Monday, September 5, 2011

Virginia Earthquake

Saturday, as I sat on top of a mountain (yes, really!), I told two friends that I really needed to write a blog post about "the" earthquake, but that it would be senseless to write so late. I mean, honestly, everything that can be said about it has been said about it, right?

All except my bit of the story.

So, what do you want to hear? An explanation of where I was, what I thought, how I panicked? ...or an explanation of what in the world I was doing sitting on top of a mountain on Saturday?

That one is easy. I climbed up there. All 1.5 miles. Lovely climb. My favorite mountain in the world. It is nothing but bare rocks at the top, so the view is unimaginable unless you've been there.

So we were sitting on rocks at the top of the world discussing blogs and earthquakes.

Just in case you are a reader from another country, or the other side of my country, let me explain: I live in Virginia. On August 28th, an unexpected 5.8 earthquake rattled life all up and down the east coast of America. We felt it.

Everybody has their own story about where they were and what they were doing when the earthquake hit. I doubt we'll ever forget it. It was the first - and maybe the only - earthquake I've ever been in. (Honestly, an earthquake in Virginia?)

Actually, I didn't panic. It took me about 10 seconds to realize that this was not a plane overhead, a train close by, or our friendly neighborhood quarry giving off a long blast. The word "earthquake" hit my mind, and I suddenly knew. It took approximately 2 more seconds for my heart rate to kick into high gear.

My first thought was to warn everyone. "But who would believe me?" Honestly - in the midst of what could have been a emergency situation, for all I knew, I was worried about what people thought of me. I'd rather not analyze this part of my reaction.

My next thought was wonder - how bad was this going to get? And I wondered if I should try to find safety. A doorway was nearby, and I stood in it. The ground was still vibrating, and the loud rumbling continued steadily. A friend of mine stood in the doorway across from me. "Do you know what's going on?" she asked (she's from California).

"It feels like an earthquake!" I replied, trying to sound skeptical in case I was wrong.

"That's exactly what it is!" she replied.

We stood there in silence and waited for something to happen. I thought about the plates miles and miles beneath me, grinding over one another, affecting so many people. God was moving the world - and those atheists couldn't do a thing! I found it quite satisfying to think how frustrated they must be to realize it. Then I realized I was quite helpless - and the concept of my own insignificance in the realm of the universe nearly suffocated me.

I didn't know what to expect. When the noise and shaking just kept going, and going, and going, I began to wonder if something really big was going to happen. Would the building collapse? Would our town become a disaster area? Were people being hurt?

"This is what the end times will be like..." Then a breath of wonder caught in my throat. Could it be?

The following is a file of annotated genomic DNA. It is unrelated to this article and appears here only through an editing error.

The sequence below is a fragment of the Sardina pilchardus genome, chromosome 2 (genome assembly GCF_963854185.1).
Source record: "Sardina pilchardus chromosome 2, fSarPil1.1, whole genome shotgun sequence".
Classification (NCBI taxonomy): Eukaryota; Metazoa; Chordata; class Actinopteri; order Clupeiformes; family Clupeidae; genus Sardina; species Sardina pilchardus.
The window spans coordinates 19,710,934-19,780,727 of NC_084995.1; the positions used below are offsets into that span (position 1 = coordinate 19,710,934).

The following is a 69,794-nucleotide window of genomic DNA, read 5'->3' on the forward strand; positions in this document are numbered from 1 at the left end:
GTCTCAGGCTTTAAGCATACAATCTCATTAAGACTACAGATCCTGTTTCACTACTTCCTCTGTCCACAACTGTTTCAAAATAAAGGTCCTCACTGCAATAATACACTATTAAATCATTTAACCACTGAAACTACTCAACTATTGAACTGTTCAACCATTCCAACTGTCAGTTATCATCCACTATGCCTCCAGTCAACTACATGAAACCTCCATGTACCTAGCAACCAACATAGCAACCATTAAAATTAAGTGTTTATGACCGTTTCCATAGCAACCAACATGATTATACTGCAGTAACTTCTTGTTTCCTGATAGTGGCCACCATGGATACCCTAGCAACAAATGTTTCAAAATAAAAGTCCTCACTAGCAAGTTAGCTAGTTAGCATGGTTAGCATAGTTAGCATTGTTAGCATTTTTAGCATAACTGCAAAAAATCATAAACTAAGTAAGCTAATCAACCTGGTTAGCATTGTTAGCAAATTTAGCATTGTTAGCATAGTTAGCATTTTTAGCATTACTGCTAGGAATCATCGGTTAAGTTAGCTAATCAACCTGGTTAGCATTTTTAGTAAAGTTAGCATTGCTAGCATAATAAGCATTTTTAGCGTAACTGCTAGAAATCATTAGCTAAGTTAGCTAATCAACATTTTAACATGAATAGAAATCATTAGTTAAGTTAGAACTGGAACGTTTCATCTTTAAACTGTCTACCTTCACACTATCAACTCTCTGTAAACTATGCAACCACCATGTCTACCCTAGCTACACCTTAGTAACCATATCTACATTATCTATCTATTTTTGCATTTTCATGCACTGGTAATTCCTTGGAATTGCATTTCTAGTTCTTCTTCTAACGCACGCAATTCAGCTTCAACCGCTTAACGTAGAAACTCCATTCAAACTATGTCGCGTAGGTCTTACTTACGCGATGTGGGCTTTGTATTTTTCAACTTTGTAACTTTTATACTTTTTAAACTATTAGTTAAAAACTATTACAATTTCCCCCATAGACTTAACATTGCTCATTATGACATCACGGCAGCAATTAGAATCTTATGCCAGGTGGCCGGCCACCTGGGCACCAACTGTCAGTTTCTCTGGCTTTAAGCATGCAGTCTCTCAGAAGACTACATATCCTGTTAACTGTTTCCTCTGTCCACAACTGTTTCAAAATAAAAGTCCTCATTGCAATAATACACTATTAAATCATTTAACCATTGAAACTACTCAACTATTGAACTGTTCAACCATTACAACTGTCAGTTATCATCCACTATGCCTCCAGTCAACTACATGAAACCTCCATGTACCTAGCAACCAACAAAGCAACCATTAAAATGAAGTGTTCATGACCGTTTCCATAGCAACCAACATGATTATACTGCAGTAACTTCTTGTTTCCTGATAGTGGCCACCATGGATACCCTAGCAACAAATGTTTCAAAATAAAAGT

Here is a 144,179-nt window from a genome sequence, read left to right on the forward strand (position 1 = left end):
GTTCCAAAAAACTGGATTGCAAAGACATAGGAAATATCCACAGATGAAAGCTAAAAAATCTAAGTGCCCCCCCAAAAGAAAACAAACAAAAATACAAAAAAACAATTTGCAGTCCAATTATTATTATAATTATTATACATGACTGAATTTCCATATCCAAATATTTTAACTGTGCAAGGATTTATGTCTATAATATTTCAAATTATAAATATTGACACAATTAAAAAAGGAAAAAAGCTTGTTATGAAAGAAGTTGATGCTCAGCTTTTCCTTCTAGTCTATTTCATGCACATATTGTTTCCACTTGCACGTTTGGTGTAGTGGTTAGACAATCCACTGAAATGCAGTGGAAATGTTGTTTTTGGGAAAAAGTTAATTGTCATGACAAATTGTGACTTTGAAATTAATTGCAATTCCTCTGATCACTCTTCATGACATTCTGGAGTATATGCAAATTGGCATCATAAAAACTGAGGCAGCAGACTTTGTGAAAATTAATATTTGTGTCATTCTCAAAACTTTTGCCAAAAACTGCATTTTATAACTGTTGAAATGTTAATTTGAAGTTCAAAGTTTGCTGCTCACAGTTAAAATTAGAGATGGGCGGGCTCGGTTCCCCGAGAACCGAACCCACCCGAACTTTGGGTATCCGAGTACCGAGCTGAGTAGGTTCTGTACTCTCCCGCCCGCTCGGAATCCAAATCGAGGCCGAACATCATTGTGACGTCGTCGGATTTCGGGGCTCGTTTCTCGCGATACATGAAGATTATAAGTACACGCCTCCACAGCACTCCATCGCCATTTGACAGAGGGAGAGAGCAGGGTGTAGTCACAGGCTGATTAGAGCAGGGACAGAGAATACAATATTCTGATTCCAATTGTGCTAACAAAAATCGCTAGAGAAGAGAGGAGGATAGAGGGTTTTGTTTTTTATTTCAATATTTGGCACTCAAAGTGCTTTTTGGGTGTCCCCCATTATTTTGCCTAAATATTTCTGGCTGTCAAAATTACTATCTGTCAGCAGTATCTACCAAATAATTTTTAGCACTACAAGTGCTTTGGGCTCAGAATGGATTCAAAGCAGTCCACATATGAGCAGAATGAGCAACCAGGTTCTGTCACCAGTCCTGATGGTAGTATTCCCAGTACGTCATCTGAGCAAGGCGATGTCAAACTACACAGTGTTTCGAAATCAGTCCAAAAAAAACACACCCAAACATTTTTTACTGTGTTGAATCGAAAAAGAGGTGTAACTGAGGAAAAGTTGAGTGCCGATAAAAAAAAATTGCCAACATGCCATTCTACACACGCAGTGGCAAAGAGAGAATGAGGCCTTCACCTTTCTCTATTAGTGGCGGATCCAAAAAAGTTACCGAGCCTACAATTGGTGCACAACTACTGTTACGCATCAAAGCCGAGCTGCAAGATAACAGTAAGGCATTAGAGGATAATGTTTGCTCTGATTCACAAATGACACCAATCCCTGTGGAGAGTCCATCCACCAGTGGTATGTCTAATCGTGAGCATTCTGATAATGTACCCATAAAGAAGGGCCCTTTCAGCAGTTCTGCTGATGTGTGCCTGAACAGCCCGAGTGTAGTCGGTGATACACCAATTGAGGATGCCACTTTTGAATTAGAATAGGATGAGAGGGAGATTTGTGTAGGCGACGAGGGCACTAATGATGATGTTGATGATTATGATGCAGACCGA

Then, as suddenly as it started, it stopped. It was over. We were still here.

My pulse was throbbing in my wrist and chest. My legs were having their own private little earthquake. But, strangely enough, the sensation in my mind was one of disappointment.

That's it? I wanted to feel it again, just to know I hadn't dreamed it.

A few minutes later, I realized why I was so disheartened.

It could have been the rapture.

But it wasn't.

I suddenly ached so much to see Jesus that my eyes got misty. "Why don't You come, Lord? When will it be?" There was no regret, no longing to live "a few more" days here. For that glorious moment, all I wanted was Him. And I was sad He hadn't come.

Then I realized what would have happened if that HAD been the rapture. There is so much to do! So many people to reach! So much to say! Reality slapped me.

Facebook came alive moments after the quake. I read the posts, imagining what facebook will look like moments after the rapture. What will they say? Oh, the panic that will surge in their hearts! The hopelessness of it all! My heart aches for them - and yearns to spare them that.

There is much to do, folks. Much to pray for. We've been given a precious gift - time. Time to work, and preach, and implore.

Let's not waste it.


Amanda said...

Wow, exciting. My grandma from Delaware also thought and hoped that it was the rapture she was feeling. She was a little disappointed.

You are absoluteness right. We need to be more ready, more aware that it really could be any day. I can't wait!

BTW, I miss your posts, I got all excited when I saw that you had posted again. : )

Jenny P. said...

We experienced an earthquake here in central Illinois about 3 years ago, in the middle of the night. My tummy felt like jelly for days! I can honestly say I didn't share your thoughts about the rapture, but knowing what I know now, my heart aches for it :) Thanks for sharing!

Amber said...

Jenny - such an unusual occurrence certainly shakes your nerves up for a couple of days! Isn't it crazy to think that earthquakes can just suddenly hit random places....anytime God decides to let them? :)

Amanda - thanks for the encouragement! :) It makes me want to write more. Bear with me - lots of craziness in life right now! :)